Goldman and Paulson came out swinging. Good for them. If they've done nothing wrong, I support them. If they did, hammer them (Recommendation to Goldman: Have your HR or communications department hold email training. The use of "callsigns" that employees personally make for themselves can blow up in your face, i.e. "Fabulous Fab." I at least earned mine, "Whiz", which has nothing to do with intelligence. You figure it out).
The main problem I have with the SEC's attack is the timing with the administration's push for financial reform. After yielding the spotlight for the past year to Reid, it's Dodd's time to shine. Oh, and don't forget Barney. Frankendodd needed a scapegoat and they found one.
Republicans are demanding to know the details between the SEC charges and the administration's push for financial reform. While appearing to defend Goldman will be a losing issue for them, they are at least attempting to put a spotlight on a government that once again wants reform at any cost.
For example a hidden gem in the current financial reform bill raises the thresholds for an "accredited investor" from $1 million net worth and $250,000 annual compensation to $2.3 million and $450,000. Boo hoo, right?
This change will impact small businesses severely. I know, I'm starting one. Many startups are funded in part by "angel investors." These businesses need capital quickly and the government is looking to add layers of bureaucracy and months of paperwork. A more subtle but just as dangerous side effect is that the government is basically raising the definition of the word rich.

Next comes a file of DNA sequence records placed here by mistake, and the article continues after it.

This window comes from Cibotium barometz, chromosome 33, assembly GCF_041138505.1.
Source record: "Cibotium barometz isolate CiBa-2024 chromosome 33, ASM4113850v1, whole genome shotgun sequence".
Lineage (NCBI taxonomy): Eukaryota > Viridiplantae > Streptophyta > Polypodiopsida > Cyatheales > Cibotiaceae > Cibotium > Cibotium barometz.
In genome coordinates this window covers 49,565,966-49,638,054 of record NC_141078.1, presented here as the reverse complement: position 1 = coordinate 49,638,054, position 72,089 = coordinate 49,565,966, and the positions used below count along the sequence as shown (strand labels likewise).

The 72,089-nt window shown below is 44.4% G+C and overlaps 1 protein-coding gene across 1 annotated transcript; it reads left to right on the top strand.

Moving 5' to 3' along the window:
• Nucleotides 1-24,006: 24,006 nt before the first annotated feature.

In the interest of full disclosure I became an accredited investor a couple of years ago and thought I had made it. The door to the world of hedge funds, venture capital and Willy Wonka's Chocolate Factory were open to me. I was rich! Not really. I was still me with the same debt, car and mortgage payments, and kids who apparently like to eat. But boy I was happy the government was finally recognizing that I was grown up enough to be responsible for my investments. Thank you Uncle Sam! Raising this limit cuts off a major source of funding for business in the country and also lets the government expand the middle class, and therefore, the tax base. Talk about spreading the wealth around.
Firing Line: Government reform, when done with a sniper rifle and not a shotgun, can sometimes work. Just look at Sarbanes Oxley. Ummm...wait a minute. How about Glass Stegall? Swing and a miss. Well maybe third time is the charm. Don't hold your breath.
-- Written by Matthew Buckley in Boston
Matthew "Whiz" Buckley is the chief strategy officer of
, a provider of options education for options traders of all levels. . He is also the founder of Strike Fighter Financial, a business-consulting firm specializing in leadership development, risk management and strategic planning for Fortune 500 companies and related organizations. Buckley flew the F-18 Hornet for the U.S. Navy. He's a graduate of TOPGUN, has close to 400 carrier landings and flew 44 combat sorties over Iraq. After leaving active duty, he worked as managing director of strategy at a Wall Street firm and CEO of a financial media company. He is an internationally recognized speaker and combined his experiences in the military and corporate America in his book "From Sea Level to C Level."